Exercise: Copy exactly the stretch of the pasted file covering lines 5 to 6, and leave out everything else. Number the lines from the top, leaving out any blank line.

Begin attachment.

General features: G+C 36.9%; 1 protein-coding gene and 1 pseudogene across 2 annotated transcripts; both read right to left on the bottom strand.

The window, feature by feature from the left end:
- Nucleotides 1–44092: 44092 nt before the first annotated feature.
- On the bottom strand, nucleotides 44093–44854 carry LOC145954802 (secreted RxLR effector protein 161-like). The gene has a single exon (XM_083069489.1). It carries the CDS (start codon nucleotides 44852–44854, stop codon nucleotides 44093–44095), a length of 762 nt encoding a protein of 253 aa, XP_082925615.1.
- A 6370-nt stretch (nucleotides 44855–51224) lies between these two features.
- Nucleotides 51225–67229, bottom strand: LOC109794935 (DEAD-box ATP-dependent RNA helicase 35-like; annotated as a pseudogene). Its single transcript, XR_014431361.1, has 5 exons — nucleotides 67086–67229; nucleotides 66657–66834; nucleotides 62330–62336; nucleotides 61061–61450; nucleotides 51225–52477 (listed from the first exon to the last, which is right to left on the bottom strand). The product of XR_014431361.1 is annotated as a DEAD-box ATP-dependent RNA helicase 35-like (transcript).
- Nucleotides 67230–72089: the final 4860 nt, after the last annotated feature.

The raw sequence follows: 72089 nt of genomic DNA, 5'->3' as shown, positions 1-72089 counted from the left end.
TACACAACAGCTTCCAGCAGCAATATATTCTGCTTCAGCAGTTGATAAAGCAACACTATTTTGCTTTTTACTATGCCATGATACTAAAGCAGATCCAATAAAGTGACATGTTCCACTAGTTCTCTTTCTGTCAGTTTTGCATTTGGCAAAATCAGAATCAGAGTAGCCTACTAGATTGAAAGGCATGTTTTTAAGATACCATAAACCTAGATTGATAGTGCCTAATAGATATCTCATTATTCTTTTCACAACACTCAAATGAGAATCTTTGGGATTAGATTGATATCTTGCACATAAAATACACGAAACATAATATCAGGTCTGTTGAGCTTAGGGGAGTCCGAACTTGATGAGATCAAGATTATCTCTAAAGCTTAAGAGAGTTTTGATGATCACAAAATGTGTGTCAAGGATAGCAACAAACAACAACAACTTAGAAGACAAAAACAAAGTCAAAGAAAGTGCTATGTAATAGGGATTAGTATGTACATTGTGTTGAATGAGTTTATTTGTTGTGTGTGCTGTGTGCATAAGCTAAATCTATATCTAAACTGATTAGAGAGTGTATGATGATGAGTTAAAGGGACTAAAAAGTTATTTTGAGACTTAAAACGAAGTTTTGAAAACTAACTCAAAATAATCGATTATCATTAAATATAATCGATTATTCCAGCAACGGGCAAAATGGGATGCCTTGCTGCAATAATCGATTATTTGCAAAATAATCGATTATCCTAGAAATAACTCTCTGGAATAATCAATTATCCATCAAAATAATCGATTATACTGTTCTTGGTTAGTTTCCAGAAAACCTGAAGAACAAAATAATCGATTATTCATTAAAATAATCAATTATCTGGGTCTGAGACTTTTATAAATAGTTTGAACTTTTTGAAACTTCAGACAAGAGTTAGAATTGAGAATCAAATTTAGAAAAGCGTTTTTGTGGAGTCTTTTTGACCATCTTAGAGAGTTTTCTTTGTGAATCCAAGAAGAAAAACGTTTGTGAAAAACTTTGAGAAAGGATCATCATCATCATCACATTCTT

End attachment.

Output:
- A 6370-nt stretch (nucleotides 44855–51224) lies between these two features.
- Nucleotides 51225–67229, bottom strand: LOC109794935 (DEAD-box ATP-dependent RNA helicase 35-like; annotated as a pseudogene). Its single transcript, XR_014431361.1, has 5 exons — nucleotides 67086–67229; nucleotides 66657–66834; nucleotides 62330–62336; nucleotides 61061–61450; nucleotides 51225–52477 (listed from the first exon to the last, which is right to left on the bottom strand). The product of XR_014431361.1 is annotated as a DEAD-box ATP-dependent RNA helicase 35-like (transcript).